On Monday, Jenny Durkan announced a plan to defund the Seattle Police Department in 2021—kind of. Seattle’s mayor did pledge to slash a little under 20 percent of SPD’s budget. The city’s 911 call center, parking enforcement division, Office of Emergency Management, and Office of Police Accountability will all move out of the department, a $56 million shift. The city will not expand the police force or fill 40 civilian staff positions, and its special events overtime payments will be cut significantly, accounting for another $20 million.
Still, most of the $76 million culling is “budget-neutral”—it merely repositions line items on the city’s general fund spreadsheet, preventing that money from landing elsewhere. It also falls well short of the 50 percent reduction sought by many Black Lives Matter protesters and the majority of the city council.
This calculation conflict isn't unique to Seattle. Since the police killing of George Floyd in Minneapolis, people across the country have taken magnifying glasses, or browser zooms, to their city’s budget lines, specifically those related to local law enforcement. In Seattle that attention has manifested itself during the protests following Floyd’s death. Via chants and Sharpie on cardboard cutouts, demonstrators have repeatedly called for the city to defund the Seattle Police Department by at least 50 percent. Last Wednesday, advocates presented some slides to the council’s budget committee that were persuasive enough to pave the way for the most significant police reform since Black Lives Matter-inspired protests began here in late spring: Enough council members (seven) now support the proposed 50 percent defunding to override a potential mayoral veto.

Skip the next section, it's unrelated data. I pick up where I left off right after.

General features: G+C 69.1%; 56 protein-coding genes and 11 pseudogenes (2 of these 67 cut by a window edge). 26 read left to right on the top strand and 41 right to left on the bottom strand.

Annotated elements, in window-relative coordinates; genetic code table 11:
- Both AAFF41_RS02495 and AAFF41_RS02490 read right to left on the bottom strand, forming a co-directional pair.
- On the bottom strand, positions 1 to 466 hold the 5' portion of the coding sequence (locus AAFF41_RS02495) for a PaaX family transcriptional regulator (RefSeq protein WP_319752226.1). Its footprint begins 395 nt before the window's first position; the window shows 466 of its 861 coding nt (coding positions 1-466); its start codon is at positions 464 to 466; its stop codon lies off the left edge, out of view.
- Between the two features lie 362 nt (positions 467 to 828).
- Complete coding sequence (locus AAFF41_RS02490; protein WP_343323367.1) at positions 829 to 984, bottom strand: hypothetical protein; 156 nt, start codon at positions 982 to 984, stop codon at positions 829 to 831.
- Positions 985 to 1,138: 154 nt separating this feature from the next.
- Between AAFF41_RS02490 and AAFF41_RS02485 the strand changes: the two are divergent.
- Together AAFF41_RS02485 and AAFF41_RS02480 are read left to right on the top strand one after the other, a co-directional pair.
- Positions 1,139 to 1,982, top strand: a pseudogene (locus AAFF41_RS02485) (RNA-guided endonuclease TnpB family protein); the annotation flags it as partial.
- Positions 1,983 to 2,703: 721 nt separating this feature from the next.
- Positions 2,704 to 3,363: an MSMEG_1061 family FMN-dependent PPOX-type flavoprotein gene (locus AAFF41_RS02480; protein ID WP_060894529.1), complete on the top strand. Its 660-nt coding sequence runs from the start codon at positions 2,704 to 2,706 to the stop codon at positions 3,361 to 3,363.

The presentation backed by two coalitions—Decriminalize Seattle and King County Equity Now—called for a civilian-controlled 911 system, community-led safety solutions, housing investments, and a road map to “life without policing.” Cuts to patrol and administrative staffing; the department’s recruitment, training and PR budgets; and Homeland Security spending would spur that community reinvestment. Angélica Cházaro of Decriminalize Seattle said that the city needs to “move away from armed responses to social problems.” Council member Dan Strauss deemed the concept a potential “quick win,” and others expressed similar sentiments.
Durkan wasn’t pleased. During her Monday presser, she rebuked the council for lacking a plan to achieve such a significant cut while ensuring the city remains safe. Restructuring doesn’t always lead to more money for community reinvestment, she added, and the council’s positions felt “arbitrary.” “You can’t govern by Twitter or bumper sticker,” she said.
She didn’t mention PowerPoint. But those slides didn’t offer specific calculations, and city council members haven’t come forward with a clear path to the 50 percent number either. Not yet, anyway; the council is still weeks away from voting on the matter.
Police chief Carmen Best offered a preview Monday, saying a 50 percent cut would force her to fire officers. “It is reckless,” Best said.
Others view it as justice. Either way, all will need calculators.